Engineering competition James Dyson Award open for submissions; up to $48,000 to be won
The competition aims to nurture the next generation of engineers and young inventors.
Submissions are now open for the James Dyson Award, an annual engineering competition run by the James Dyson Foundation.
Aiming to nurture the next generation of engineers and young inventors, the competition is seeking submissions that tackle a global problem, from environmental to medical issues.
The competition is open to students or recent graduates from Singapore, the Philippines, Thailand and Malaysia who are in the product design, industrial design and engineering fields.
Interested participants have until Jul 19 to sign up for the competition. They will need to include an explanation of what their invention is, how it works and the development process.
Applications with evidence of prototyping and supporting images as well as a video stand a better chance of progressing to the next rounds, said the organisers.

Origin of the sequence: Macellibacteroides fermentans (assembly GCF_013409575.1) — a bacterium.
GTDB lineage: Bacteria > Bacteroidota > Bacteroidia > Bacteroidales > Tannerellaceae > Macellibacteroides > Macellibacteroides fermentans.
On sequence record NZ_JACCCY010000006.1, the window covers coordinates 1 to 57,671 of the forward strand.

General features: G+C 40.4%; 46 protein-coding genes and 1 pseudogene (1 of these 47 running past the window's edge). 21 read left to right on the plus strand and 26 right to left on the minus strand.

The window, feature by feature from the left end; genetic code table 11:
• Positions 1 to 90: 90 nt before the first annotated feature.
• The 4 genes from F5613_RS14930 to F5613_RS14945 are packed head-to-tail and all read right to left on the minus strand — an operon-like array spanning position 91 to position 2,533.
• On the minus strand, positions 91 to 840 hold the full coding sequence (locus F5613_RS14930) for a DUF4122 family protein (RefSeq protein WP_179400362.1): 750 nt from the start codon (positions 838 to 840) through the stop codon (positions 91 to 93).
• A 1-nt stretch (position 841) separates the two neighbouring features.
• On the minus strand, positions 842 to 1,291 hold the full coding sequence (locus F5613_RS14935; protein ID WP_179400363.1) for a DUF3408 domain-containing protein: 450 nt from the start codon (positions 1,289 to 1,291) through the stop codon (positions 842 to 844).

Winners and finalists from each country will be announced on Sep 13, with winners receiving an $8,000 prize. The overall winner of the competition will be announced on Nov 15, along with a sustainability winner – the project that addresses a sustainability issue or has incorporated sustainability into the design.
Both the overall and sustainability winners will receive $48,000 each to further develop their inventions.
Previous runs of this competition have seen successful teams coming from Singapore. These include 2022 national winners Rehabit, with a set of four tools for upper limb rehabilitation, and Rollerball Itch Relief, which is designed to help eczema patients cope with the itch.
In 2021, three students from the National University of Singapore became the global winners for their invention, HOPES – Home Eye Pressure E-skin Sensor.
The wearable biomedical device provides glaucoma sufferers a convenient way to check their eye pressure at home, relieving them of painful procedures, while allowing them to seek medical help early to minimise future symptoms.
Since it started in 2005, the James Dyson Award has awarded 390 inventions with prize money, and over 70 per cent of past global winners are commercialising their inventions.